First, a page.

Housing design mistakes made 40 years ago are proving costly for Birmingham City Council.
The local authority will pay £2.3 million to demolish two tower blocks on the Bromford estate in Ward End.
The un-modernised 20-storey towers, built in 1967, are plagued by vandalism and difficult to let.
However, the council has decided it would be cheaper to knock the flats down than attempt a modernisation programme.
It would cost £5.7 million to put Stoneycroft Tower and Bayley Tower in a fit state for ten years and £10 million to give them a 30-year life.
The demolition scheme is part of a multi-million pound five- year clearance programme that will see many 1960s Birmingham tower blocks raised to the ground.
A council spokeswoman was unable to say last night how much the clearance programme would cost.
Elaine Elkington, director of housing for the council, said the clearance of the blocks would enable the Bromford estate to be redesigned through the provision of new homes, a health centre and play and community facilities.
Stoneycroft and Bayley towers, containing 231 one and two bedroom flats, were built using the No Fines construction method - a process now generally discredited throughout the building industry.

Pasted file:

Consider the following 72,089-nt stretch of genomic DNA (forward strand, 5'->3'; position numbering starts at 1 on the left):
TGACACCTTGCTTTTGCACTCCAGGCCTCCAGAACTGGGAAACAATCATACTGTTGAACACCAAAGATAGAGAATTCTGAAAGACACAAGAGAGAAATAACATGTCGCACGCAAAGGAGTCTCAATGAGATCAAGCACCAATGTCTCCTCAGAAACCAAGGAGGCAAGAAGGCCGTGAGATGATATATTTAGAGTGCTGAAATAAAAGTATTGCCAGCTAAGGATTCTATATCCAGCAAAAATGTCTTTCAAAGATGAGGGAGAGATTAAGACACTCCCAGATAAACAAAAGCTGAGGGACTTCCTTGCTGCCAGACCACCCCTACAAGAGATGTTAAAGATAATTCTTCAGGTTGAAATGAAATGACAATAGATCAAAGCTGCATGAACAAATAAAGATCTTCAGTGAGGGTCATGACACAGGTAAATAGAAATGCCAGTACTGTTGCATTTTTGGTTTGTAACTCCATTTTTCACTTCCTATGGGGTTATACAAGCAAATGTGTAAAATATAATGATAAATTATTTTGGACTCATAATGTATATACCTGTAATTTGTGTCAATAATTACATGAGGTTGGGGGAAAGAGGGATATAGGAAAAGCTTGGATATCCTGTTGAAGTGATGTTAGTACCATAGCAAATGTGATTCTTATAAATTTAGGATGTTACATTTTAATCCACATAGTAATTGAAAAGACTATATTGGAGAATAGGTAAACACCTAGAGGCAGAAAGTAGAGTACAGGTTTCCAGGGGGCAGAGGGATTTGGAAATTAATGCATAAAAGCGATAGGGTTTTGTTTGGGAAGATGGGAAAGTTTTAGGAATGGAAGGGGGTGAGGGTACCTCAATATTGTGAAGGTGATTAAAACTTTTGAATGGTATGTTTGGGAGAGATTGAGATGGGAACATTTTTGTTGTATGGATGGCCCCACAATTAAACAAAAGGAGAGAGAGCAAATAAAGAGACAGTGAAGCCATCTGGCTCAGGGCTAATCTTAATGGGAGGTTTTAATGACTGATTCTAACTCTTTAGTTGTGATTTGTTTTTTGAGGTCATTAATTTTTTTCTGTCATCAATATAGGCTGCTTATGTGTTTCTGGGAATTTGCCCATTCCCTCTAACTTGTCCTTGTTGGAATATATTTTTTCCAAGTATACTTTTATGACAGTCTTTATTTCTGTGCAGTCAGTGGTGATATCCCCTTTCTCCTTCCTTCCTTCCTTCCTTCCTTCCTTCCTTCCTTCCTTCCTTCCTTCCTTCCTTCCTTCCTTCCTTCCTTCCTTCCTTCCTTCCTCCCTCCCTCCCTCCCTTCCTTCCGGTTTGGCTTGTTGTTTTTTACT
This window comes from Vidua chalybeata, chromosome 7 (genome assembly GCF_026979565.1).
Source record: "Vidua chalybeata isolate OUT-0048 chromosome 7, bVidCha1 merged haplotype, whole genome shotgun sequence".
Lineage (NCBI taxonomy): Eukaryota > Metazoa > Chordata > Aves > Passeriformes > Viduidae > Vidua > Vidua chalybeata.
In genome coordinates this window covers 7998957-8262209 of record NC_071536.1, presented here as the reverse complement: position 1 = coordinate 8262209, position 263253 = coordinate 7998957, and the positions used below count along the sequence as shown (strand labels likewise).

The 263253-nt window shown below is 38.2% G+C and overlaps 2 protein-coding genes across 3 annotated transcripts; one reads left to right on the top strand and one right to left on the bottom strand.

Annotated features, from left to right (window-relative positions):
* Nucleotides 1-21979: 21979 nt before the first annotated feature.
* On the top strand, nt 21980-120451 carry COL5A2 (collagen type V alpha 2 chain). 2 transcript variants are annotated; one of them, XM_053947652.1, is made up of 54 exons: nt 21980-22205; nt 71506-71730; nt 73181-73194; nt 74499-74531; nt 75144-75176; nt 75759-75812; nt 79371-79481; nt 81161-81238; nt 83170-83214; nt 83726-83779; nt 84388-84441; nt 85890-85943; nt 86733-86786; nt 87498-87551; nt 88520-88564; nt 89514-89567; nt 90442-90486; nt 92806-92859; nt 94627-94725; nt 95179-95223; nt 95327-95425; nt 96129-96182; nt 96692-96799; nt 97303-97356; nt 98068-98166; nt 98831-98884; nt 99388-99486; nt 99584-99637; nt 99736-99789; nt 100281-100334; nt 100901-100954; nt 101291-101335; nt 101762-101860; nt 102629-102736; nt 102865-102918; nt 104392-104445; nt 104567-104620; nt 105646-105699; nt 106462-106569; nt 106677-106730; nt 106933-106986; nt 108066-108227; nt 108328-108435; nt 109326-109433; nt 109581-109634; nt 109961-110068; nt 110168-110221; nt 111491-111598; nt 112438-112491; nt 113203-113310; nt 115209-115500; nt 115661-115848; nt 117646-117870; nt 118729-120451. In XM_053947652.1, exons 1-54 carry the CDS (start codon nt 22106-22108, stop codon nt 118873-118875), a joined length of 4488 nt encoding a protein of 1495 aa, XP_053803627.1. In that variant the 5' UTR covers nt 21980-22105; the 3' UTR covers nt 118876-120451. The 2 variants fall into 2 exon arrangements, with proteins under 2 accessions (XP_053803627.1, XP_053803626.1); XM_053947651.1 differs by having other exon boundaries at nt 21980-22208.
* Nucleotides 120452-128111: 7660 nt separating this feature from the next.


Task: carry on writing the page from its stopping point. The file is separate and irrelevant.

Both blocks have a vacancy rate of about 30 per cent.
Ms Elkington said: "The flats are in poor condition and residents report increased levels of anti-social behaviour and substance misuse. Levels of turnover are high."
A report to the council cabinet warned: "The reputation of the flats is poor and issues of security and crime are becoming heightened despite the presence of the concierge staff and security systems in place."
Residents in the two towers overwhelmingly backed the council plan, with almost 90 per cent supporting demolition.
They will be rehoused in other council property.